FBI Joy Ride Wrecks Ferrari, DOJ Refuses to Pay Damages

The Newspaper
by The Newspaper
fbi joy ride wrecks ferrari doj refuses to pay damages

The US Department of Justice is deploying all of its legal muscle to avoid paying the price after an FBI agent destroyed an exotic car during a joy ride. After nearly two years of trying to recover the money owed by the government, Motors Insurance Company filed a lawsuit against the government seeking the full $750,000 value of the wrecked 1995 Ferrari F50.

The vehicle originally had been stolen in 2003 from a Ferrari dealer in Pennsylvania. Motors paid the $630,000 insurance claim, giving the firm title to the missing exotic. On August 12, 2008, the FBI stumbled upon the car in Kentucky during a separate investigation. The agency held the vehicle with permission from Motors. On May 27, 2009, FBI Special Agent Frederick C. Kingston got behind the wheel of a 1995 Ferrari F50 with by Assistant US Attorney J. Hamilton Thompson in the passenger seat.

“Just a few seconds after we left the parking lot, we went around a curve, and the rear of the car began sliding,” Thompson wrote in an email to Managing Assistant US Attorney E.J. Walbourn on the day of the incident. “The agent tried to regain control, but the car fishtailed and slid sideways up onto the curb. The vehicle came to rest against a row of bushes and a small tree. Both myself and the agent exited of our own power.”

A claims adjuster noted the frame was bent, rendering the vehicle — now worth $750,000 in working condition — a total loss. DOJ began stonewalling when Motors tried to get information about what happened. The agency refused to honor a Freedom of Information Act (FOIA) request for any documents regarding the storage and use of the vehicle on the day of the accident. The request was denied as “an unwarranted invasion of personal privacy.” Motors filed a separate lawsuit to force the disclosure of agency records concerning the Ferrari.

“Based on the denial of Motors Insurance Company’s claim, plaintiff anticipates that DOJ and FBI will claim immunity against civil liability under 28 USC Section 2680(c) and assert that the vehicle was damaged while in the detention of law enforcement authorities,” Motors attorney Richard C. Kraus wrote in an April 14 lawsuit. “The information requested under FOIA and withheld by DOJ and FBI will be necessary to determine whether 28 USC Section 2680(c) applies.”

That is precisely what DOJ has done. The agency insists sovereign immunity prohibits the suit, and no negligence claim can arise because federal law prohibits claims against the government for goods damaged while detained by law enforcement.

“The exception applies to bar suit against the United States and does not permit litigation over the reasonableness of the law enforcement officer’s conduct in question,” Assistant Attorney General Tony West wrote in a May 9 brief to the court. “The broad interpretation of the detention-of-goods exception, coupled with the necessity that the court construe the United States’ waiver of sovereign immunity strictly in favor of the sovereign, require a finding that the United States has not consented to this sort of suit and plaintiff has failed to state a claim under federal law. Accordingly, the United States respectfully requests that the above-captioned action be dismissed with prejudice.”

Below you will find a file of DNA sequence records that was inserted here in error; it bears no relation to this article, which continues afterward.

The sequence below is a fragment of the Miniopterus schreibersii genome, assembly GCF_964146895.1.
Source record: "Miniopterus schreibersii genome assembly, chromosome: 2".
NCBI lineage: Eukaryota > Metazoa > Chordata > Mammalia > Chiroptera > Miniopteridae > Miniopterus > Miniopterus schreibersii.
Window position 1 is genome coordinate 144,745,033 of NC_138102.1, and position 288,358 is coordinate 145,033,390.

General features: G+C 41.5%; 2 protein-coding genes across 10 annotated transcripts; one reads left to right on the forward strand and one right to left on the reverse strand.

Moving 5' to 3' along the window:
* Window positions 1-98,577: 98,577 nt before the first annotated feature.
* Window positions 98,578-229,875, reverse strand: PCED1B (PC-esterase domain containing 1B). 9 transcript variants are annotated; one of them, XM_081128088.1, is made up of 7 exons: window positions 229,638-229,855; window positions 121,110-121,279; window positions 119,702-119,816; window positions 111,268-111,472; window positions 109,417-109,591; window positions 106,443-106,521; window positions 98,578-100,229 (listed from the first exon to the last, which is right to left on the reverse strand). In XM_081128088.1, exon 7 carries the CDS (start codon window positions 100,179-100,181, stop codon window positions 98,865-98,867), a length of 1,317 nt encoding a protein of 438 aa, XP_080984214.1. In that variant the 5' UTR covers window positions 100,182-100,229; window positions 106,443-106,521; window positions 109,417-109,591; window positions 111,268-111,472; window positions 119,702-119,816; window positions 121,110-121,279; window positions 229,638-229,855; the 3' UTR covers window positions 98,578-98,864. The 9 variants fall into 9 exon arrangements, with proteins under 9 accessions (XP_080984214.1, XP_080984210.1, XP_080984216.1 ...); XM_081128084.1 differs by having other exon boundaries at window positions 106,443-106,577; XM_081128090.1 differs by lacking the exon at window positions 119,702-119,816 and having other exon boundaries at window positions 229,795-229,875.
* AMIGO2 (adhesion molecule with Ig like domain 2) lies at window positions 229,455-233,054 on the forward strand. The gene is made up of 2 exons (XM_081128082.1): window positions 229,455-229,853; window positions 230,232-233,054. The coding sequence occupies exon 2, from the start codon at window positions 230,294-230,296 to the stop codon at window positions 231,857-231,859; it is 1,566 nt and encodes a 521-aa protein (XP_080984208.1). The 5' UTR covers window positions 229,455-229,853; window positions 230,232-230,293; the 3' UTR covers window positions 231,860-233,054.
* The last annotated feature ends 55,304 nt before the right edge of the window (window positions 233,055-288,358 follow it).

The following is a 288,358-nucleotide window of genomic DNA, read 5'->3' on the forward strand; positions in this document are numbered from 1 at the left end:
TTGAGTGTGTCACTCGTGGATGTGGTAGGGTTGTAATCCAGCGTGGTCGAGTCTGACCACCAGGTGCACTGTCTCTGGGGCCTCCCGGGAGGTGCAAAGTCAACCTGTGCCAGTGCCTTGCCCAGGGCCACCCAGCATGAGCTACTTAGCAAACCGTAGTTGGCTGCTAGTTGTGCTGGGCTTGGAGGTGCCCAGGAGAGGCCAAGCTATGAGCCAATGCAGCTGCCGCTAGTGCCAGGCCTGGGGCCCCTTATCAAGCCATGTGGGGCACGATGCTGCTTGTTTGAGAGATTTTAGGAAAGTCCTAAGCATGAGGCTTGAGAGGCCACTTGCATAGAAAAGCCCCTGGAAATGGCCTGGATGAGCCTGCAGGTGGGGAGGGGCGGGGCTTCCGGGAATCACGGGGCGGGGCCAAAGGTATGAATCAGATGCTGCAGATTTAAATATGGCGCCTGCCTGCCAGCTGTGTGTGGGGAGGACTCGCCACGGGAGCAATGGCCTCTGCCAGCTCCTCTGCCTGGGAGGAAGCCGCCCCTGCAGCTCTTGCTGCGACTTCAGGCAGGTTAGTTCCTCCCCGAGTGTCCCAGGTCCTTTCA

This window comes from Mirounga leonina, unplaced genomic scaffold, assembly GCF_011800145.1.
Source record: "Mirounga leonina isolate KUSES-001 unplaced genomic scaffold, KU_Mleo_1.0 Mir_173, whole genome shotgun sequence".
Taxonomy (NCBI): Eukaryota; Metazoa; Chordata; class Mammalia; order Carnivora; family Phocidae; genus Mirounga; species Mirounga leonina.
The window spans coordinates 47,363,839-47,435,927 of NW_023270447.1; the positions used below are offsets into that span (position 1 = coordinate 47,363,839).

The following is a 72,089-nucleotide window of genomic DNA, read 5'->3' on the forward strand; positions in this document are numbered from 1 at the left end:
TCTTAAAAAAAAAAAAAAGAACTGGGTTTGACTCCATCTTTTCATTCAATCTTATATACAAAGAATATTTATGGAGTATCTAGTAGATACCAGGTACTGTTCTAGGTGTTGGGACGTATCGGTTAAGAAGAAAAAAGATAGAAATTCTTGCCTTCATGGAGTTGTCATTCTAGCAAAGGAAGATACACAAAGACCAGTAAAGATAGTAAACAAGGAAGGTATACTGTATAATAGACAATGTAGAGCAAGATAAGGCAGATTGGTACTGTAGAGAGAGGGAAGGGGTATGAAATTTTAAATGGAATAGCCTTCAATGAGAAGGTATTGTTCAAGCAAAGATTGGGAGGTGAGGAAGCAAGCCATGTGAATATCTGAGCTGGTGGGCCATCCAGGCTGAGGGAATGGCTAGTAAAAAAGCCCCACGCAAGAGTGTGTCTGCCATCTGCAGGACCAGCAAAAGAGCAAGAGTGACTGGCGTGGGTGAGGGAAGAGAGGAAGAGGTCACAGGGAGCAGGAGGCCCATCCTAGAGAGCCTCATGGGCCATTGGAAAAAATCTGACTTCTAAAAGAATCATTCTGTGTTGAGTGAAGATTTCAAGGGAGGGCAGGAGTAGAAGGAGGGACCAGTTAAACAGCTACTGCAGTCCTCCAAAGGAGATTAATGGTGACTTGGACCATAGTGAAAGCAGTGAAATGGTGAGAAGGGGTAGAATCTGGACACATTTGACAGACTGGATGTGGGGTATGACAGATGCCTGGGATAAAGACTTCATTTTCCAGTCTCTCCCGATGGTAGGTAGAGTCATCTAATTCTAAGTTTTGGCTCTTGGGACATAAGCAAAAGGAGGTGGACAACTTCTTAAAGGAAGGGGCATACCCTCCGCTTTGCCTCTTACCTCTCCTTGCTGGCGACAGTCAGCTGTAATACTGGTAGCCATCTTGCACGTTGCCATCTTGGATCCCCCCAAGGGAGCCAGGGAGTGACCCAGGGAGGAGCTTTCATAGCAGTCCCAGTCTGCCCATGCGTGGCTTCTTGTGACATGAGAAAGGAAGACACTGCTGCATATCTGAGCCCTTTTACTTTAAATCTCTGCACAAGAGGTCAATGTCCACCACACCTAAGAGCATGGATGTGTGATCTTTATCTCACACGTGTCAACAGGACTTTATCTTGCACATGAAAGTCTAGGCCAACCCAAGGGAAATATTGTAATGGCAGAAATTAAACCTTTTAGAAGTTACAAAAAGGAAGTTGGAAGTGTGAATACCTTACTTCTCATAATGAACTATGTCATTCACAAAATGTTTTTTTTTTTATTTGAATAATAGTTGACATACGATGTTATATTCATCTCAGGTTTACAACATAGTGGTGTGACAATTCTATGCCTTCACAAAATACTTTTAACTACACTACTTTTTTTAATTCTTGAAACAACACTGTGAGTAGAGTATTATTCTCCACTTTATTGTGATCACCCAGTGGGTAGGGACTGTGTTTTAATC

US District Judge Avern Cohn on Tuesday set a June 22 date for final briefs on the government’s motion to dismiss the suit.

[Courtesy: Thenewspaper.com]

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3 of 23 comments
  • TonyJZX TonyJZX on May 27, 2011

    you would think those people would get a flatbed truck and tow away a car that valuable...

  • Tekdemon Tekdemon on May 27, 2011

    Interesting that the government doesn't have any sort of insurance in case they goof stuff up.

    • Outback_ute Outback_ute on May 30, 2011

      When you can make laws that mean you are not liable for anything, who needs insurance?

  • Bullnuke It may be awhile before these show up on US shores. The MV Fremantle Highway has just started demo/reconstruction in Rotterdam after the large fire when transporting its last shipment of electric Porsche products.
  • Fie on Fiasler Big, fast and thirsty does not equal good. True luxury is not cobbled together by the UAW.
  • Inside Looking Out I see it as gladiator races - only one survives in virtual world.
  • Crown They need to put the EcoDiesel back in the Grand Cherokee. I have a 2018 and it has been the most reliable vehicle I ever owned. 69,000 miles and only needed tires, and regular oil and fuel filter changes.
  • El scotto Y'all are overthinking this. Find some young hard-charging DA seeking the TV limelight to lock this kid up. Heck, have John Boehner come up from Cincy to help the young DA get his political career going. Better yet, have the young DA spin this as hard as he or she can; I'm the candidate for Law and Order, I defied our go-easy office and leadership to get this identified criminal locked up. Oh this could be spun more than a hyper active kid's top.Now I'd do some consulting work for Little Kings Original Cream Ale and Skyline Chili.